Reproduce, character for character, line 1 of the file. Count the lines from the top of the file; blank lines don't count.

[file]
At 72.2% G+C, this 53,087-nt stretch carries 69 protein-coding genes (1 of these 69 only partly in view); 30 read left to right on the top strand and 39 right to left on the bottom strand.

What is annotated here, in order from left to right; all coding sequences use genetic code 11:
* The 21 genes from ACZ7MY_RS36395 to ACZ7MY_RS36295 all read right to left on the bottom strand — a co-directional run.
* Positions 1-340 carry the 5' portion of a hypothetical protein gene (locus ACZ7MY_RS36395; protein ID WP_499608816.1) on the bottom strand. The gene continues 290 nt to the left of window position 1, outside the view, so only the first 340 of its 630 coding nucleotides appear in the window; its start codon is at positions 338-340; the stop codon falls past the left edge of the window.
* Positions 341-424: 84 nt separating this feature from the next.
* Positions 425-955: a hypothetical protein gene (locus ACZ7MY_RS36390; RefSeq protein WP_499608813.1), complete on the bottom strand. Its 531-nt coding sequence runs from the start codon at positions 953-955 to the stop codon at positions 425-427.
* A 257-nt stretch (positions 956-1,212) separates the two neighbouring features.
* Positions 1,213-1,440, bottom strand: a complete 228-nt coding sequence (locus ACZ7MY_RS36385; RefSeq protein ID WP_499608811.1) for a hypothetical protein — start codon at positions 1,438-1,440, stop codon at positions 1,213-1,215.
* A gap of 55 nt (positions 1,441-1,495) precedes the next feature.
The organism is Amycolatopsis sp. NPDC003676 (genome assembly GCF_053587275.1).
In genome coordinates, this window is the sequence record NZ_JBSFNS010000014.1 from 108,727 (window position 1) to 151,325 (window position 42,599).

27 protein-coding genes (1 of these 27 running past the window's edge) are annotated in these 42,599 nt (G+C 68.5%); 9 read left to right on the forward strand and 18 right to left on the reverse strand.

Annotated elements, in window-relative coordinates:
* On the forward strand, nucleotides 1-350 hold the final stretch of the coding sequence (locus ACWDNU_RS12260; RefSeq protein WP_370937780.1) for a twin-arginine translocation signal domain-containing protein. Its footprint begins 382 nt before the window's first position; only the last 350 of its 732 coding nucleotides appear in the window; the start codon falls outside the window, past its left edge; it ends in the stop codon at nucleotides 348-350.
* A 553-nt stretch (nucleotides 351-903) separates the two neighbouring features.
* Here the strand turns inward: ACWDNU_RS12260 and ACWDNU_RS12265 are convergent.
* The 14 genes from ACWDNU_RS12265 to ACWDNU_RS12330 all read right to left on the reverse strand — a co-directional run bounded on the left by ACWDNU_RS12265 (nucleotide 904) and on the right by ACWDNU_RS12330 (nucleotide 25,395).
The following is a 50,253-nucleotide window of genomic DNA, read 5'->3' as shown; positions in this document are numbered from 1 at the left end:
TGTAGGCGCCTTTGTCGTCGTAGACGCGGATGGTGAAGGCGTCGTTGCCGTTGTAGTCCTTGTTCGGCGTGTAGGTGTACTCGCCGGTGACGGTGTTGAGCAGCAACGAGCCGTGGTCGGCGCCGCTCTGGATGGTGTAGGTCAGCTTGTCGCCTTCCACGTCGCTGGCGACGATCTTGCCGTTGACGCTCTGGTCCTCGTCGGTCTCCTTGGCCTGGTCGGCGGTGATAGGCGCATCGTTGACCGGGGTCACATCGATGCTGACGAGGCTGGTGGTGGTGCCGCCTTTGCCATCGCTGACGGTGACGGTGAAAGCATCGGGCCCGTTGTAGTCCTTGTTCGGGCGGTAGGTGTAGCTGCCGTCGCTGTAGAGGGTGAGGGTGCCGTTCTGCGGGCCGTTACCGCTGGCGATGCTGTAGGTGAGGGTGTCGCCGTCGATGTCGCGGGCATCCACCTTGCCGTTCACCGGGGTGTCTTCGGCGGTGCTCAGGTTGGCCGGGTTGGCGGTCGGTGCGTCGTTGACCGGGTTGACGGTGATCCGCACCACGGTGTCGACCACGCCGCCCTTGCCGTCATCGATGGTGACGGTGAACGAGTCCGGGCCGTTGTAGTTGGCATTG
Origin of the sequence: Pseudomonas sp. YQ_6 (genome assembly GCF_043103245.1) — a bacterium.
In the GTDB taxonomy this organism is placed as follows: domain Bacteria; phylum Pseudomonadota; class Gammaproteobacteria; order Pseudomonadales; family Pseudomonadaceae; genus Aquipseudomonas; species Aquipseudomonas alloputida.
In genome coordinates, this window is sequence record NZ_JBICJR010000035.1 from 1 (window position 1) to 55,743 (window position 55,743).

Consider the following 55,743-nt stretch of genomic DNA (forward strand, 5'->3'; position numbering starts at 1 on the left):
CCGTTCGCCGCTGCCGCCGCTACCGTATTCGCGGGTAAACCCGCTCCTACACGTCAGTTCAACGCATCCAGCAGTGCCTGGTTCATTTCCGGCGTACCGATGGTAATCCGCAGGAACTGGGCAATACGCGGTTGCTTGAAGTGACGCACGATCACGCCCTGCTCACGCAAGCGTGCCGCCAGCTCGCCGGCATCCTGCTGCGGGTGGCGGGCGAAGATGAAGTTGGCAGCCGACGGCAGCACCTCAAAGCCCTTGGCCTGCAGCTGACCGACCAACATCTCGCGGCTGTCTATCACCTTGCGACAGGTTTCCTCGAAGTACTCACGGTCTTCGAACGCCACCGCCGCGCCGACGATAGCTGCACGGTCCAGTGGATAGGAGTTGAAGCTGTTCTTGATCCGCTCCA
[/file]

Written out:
At 72.2% G+C, this 53,087-nt stretch carries 69 protein-coding genes (1 of these 69 only partly in view); 30 read left to right on the top strand and 39 right to left on the bottom strand.